This week's announcement of the new Great Western franchise has put one more piece in the puzzle of the ongoing rolling-stock cascade: the Class 387s were destined for the Great Western Main Line (GWML) to run Thames Valley commuter services post-electrification. While the North-West electrification couldn't really justify brand-new trains, commuter services on the GWML are some of the most overcrowded in the country, and are thus a logical fit for the Class 387s.

To bolster capacity on the GWML, the 29 Class 387s currently entering service will be transferred to Great Western, and will be supplemented by another 8 newly-built Class 387s. Additionally, 21 of the 40 Class 365 fleet currently used by Great Northern services between King's Cross, Peterborough and Cambridge will also transfer over to the new Great Western franchise by 2018. This will enable Class 165 and 166 trains currently operating in the Thames Valley to move to Bristol, displacing other diesel trains from there (the details of which are yet to be confirmed).

Again, however, thanks to the delays, this Great Western franchise is really just an extension of the existing First Great Western franchise that's operated, in some shape or form, since privatisation in 1996. In other words, this hasn't emerged as the result of a competitive tender: for the first time the rolling stock movements have been specified by the DfT.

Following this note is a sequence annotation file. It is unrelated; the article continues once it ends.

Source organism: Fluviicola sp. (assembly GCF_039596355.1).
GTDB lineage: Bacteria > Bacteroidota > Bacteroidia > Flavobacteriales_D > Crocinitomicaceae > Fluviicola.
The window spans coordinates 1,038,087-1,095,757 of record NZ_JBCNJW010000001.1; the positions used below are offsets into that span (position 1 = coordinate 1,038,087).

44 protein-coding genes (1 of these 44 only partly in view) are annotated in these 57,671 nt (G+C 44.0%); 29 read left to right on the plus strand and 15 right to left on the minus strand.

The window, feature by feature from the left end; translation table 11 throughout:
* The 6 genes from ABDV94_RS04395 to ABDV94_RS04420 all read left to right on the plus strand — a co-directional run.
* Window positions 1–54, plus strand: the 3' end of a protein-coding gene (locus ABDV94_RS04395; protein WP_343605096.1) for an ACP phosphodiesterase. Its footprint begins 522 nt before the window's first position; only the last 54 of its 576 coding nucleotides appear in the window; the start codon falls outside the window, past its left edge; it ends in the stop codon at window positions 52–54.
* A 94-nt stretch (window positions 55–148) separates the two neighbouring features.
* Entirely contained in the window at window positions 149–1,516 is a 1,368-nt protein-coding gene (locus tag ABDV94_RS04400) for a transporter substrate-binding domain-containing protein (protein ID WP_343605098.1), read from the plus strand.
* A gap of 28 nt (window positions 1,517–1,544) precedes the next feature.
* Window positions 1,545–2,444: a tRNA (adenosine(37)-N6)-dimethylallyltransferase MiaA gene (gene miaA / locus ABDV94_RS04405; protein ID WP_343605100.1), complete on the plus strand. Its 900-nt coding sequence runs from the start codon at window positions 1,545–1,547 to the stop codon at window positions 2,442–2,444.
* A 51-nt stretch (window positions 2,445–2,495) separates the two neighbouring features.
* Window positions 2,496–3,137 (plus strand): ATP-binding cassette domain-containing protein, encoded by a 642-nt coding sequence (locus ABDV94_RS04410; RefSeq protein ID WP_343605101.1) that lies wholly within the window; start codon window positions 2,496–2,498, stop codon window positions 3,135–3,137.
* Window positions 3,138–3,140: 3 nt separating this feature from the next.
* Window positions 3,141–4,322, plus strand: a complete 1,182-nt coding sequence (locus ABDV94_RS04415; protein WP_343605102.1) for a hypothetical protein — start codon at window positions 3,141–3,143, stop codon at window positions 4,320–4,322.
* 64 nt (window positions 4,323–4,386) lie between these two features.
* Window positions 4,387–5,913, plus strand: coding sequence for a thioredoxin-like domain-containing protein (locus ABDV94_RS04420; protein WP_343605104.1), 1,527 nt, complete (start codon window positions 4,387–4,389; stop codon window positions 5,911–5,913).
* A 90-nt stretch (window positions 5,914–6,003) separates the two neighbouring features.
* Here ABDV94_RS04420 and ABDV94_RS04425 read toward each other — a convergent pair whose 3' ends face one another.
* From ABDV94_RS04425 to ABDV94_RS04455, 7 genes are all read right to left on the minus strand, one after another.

And there's more: last month, the DfT released its "Invitation to Tender" for the new Northern and TransPennine franchises, due to take over in February 2016. These describe the services that the operators are obliged to run, and other conditions. Unusually, the DfT has specified some quite stringent conditions on the rolling stock to be used by the new franchises: the biggest headline was that the new Northern franchise would not be permitted to use Pacers from 2020 onwards.

I've written about Pacers many times before: put simply, they were built in the early 1980s out of bus parts, as a cheap way of keeping rural lines open by reducing operating costs. Most importantly, they are the only trains which have fixed axles, rather than bogies with proper suspension, and the ride quality can thus be quite poor. To a certain extent, the fact they are concentrated in the north of England means that trains across the north are not perceived as a pleasant way to travel, and they may even be suppressing demand as a result.

To replace the Pacers, the Northern franchise must procure 120 new carriages of diesel trains. Other than that, though, most of the Invitation to Tender gives the bidders a fair amount of freedom on which trains to use, and it remains to be seen exactly which electric trains will move north. Surely, though, given that the Class 319s are already established in the North-West, it would be cheapest - and most sensible - for bidders to recommend more 319s transfer north to cover the remaining electric services. We'll have to wait and see who wins.